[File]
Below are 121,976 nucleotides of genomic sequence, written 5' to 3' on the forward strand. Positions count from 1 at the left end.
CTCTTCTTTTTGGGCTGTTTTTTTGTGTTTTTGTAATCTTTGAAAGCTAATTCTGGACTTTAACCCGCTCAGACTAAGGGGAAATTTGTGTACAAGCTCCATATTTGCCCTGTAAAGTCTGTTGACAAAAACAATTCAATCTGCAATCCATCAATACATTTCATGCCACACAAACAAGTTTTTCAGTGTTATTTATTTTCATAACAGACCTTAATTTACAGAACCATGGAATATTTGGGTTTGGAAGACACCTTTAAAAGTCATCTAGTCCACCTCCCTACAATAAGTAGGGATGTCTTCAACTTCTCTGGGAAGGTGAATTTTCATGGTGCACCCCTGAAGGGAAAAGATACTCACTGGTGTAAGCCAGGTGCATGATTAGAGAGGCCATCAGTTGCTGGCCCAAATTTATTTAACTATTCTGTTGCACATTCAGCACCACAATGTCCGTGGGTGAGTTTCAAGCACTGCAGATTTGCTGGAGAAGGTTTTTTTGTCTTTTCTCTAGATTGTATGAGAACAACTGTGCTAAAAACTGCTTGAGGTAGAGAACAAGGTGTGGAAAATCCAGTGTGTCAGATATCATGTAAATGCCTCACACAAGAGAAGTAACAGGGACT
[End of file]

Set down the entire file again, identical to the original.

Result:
Below are 121,976 nucleotides of genomic sequence, written 5' to 3' on the forward strand. Positions count from 1 at the left end.
CTCTTCTTTTTGGGCTGTTTTTTTGTGTTTTTGTAATCTTTGAAAGCTAATTCTGGACTTTAACCCGCTCAGACTAAGGGGAAATTTGTGTACAAGCTCCATATTTGCCCTGTAAAGTCTGTTGACAAAAACAATTCAATCTGCAATCCATCAATACATTTCATGCCACACAAACAAGTTTTTCAGTGTTATTTATTTTCATAACAGACCTTAATTTACAGAACCATGGAATATTTGGGTTTGGAAGACACCTTTAAAAGTCATCTAGTCCACCTCCCTACAATAAGTAGGGATGTCTTCAACTTCTCTGGGAAGGTGAATTTTCATGGTGCACCCCTGAAGGGAAAAGATACTCACTGGTGTAAGCCAGGTGCATGATTAGAGAGGCCATCAGTTGCTGGCCCAAATTTATTTAACTATTCTGTTGCACATTCAGCACCACAATGTCCGTGGGTGAGTTTCAAGCACTGCAGATTTGCTGGAGAAGGTTTTTTTGTCTTTTCTCTAGATTGTATGAGAACAACTGTGCTAAAAACTGCTTGAGGTAGAGAACAAGGTGTGGAAAATCCAGTGTGTCAGATATCATGTAAATGCCTCACACAAGAGAAGTAACAGGGACT